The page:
When investigators found out ZTE was violating sanctions against North Korea and Iran, and lied about it, the enforcement options were pretty straight-forward: these guys were in big trouble, never to buy their much-needed supplies from American companies again, and that was just to start. Even better for American diplomats trying to negotiate for better corporate behavior in China, this was a state-owned company of China's, and their misbehavior might help us hammer home how America is truly on the right side in our desire to make sure everybody plays by fair rules.

Of course, that's not exactly what happened.

No, before Trump even got to the negotiating table, he made sure ZTE was doing just fine because "too many jobs in China [were] lost."

It's not normal to swap sanctions enforcement for unrelated agricultural trade deals.

I cannot overstate how much misbehavior got wiped away in that moment, and how much leverage over China we lost, with that one tweet. If you wanted to pressure China into stopping IP seizures from American companies working in China, you might have cried at your desk that day. Heck, if you dislike the horrors of North Korea and think sanctions are the only tool keeping them from the wealth they need to export their disgusting totalitarianism to their neighbors in the South, you wouldn't be happy about the sanctions not being enforced. Good people around the world took a gut punch, and it didn't get nearly enough news coverage.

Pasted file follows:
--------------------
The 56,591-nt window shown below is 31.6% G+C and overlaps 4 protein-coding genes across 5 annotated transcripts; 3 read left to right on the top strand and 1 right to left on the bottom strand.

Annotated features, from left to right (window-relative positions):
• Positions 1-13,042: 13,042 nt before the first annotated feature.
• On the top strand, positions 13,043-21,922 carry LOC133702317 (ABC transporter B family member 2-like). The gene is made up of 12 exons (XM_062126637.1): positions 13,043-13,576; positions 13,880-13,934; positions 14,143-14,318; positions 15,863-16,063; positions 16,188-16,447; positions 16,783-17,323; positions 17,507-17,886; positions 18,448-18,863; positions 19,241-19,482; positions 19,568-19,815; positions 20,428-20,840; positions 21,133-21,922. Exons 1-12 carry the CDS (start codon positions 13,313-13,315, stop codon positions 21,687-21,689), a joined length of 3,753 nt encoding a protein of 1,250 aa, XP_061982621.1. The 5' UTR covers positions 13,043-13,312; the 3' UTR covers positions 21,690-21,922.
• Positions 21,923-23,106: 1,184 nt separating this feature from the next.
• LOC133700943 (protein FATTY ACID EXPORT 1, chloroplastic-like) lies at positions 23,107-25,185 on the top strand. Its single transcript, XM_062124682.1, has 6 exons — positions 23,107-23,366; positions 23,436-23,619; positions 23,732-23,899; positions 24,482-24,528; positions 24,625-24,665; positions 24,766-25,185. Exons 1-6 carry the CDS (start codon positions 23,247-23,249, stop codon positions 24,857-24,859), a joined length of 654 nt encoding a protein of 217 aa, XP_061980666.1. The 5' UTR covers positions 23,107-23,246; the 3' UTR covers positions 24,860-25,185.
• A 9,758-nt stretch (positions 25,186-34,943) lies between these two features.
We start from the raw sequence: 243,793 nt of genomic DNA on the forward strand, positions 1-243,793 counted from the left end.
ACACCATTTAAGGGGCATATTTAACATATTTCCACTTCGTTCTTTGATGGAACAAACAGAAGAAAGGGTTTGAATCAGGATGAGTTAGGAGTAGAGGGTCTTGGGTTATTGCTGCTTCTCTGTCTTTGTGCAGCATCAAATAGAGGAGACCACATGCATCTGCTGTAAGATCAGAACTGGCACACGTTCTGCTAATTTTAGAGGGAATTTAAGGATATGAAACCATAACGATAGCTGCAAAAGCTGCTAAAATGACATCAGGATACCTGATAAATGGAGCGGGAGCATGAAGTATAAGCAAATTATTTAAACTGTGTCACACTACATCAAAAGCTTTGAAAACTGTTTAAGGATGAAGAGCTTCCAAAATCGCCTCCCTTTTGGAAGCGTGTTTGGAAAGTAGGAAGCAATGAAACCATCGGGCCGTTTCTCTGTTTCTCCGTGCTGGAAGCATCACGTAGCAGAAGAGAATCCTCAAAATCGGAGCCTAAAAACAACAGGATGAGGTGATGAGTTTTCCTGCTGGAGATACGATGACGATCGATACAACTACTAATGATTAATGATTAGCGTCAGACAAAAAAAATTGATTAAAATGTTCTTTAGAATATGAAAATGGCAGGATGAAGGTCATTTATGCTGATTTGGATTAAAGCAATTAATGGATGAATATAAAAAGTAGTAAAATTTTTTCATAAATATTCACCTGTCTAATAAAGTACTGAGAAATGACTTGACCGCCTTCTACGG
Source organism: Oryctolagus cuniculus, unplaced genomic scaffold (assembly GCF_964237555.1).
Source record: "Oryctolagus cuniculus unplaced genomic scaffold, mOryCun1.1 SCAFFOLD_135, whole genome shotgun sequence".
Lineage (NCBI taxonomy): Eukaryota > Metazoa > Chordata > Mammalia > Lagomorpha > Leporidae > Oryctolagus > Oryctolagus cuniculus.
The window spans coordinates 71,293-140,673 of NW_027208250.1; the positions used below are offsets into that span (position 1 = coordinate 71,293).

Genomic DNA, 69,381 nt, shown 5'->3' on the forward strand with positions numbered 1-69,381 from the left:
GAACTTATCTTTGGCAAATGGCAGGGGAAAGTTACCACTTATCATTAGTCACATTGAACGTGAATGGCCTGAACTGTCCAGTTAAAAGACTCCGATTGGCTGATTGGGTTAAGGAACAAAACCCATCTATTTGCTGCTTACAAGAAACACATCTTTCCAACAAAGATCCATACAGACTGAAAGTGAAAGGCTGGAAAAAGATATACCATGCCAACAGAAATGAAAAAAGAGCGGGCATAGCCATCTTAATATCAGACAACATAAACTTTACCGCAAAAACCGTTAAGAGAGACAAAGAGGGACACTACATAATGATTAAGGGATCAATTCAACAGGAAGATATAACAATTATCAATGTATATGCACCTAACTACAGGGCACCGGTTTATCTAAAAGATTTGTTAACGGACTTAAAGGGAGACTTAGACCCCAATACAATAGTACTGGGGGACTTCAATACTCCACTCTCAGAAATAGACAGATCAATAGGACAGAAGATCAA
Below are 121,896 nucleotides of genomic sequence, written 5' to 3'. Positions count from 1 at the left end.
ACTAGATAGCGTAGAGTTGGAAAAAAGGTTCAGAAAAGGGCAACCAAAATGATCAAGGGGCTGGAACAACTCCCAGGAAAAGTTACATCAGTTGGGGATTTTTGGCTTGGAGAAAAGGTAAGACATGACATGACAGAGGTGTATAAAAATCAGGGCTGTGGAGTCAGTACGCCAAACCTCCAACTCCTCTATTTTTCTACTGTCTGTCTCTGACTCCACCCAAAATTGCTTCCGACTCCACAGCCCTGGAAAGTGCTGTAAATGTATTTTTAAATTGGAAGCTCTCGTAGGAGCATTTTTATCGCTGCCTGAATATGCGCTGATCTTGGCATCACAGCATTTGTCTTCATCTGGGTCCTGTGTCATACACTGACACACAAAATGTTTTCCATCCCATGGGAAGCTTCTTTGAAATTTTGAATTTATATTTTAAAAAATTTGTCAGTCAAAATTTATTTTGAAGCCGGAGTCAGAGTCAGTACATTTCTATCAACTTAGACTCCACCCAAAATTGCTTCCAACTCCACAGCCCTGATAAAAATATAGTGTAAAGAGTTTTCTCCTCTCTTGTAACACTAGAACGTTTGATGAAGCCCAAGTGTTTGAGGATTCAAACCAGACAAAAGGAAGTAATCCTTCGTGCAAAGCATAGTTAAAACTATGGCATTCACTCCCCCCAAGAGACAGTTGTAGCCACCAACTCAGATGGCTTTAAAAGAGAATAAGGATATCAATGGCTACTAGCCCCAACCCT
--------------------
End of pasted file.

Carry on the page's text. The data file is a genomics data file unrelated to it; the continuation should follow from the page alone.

All of this, to undo a retaliation against the knuckle-headed aluminum and steel tariffs.

This is why the trade war is bad. It doesn't just make us all poorer. It costs us immensely, in all the small things we give up just to negotiate a truce. There are no winners.

I spoke yesterday about the trade war, and how maybe negotiations have stalled on purpose. If you were getting these kinds of deals, you'd welcome a trade war. Two or three more ZTEs and China has everything it wants, while America sacrifices principles, world stability, every single goal it might have.

It's also worth noting Trump has gone through a few chief negotiators in this process. I don't think it helps them, when he shoots off tweets like that.

It's been about a year since that happened, and I think we all need to take a moment to remember. How did we get here, and what are the ways forward? What should we ask of whoever is president next? Is it even possible to train Trump to handle this negotiation professionally, and to put his short-term and frequently personal interests to the side to handle some of the biggest issues in the world? And why hasn't he done that already?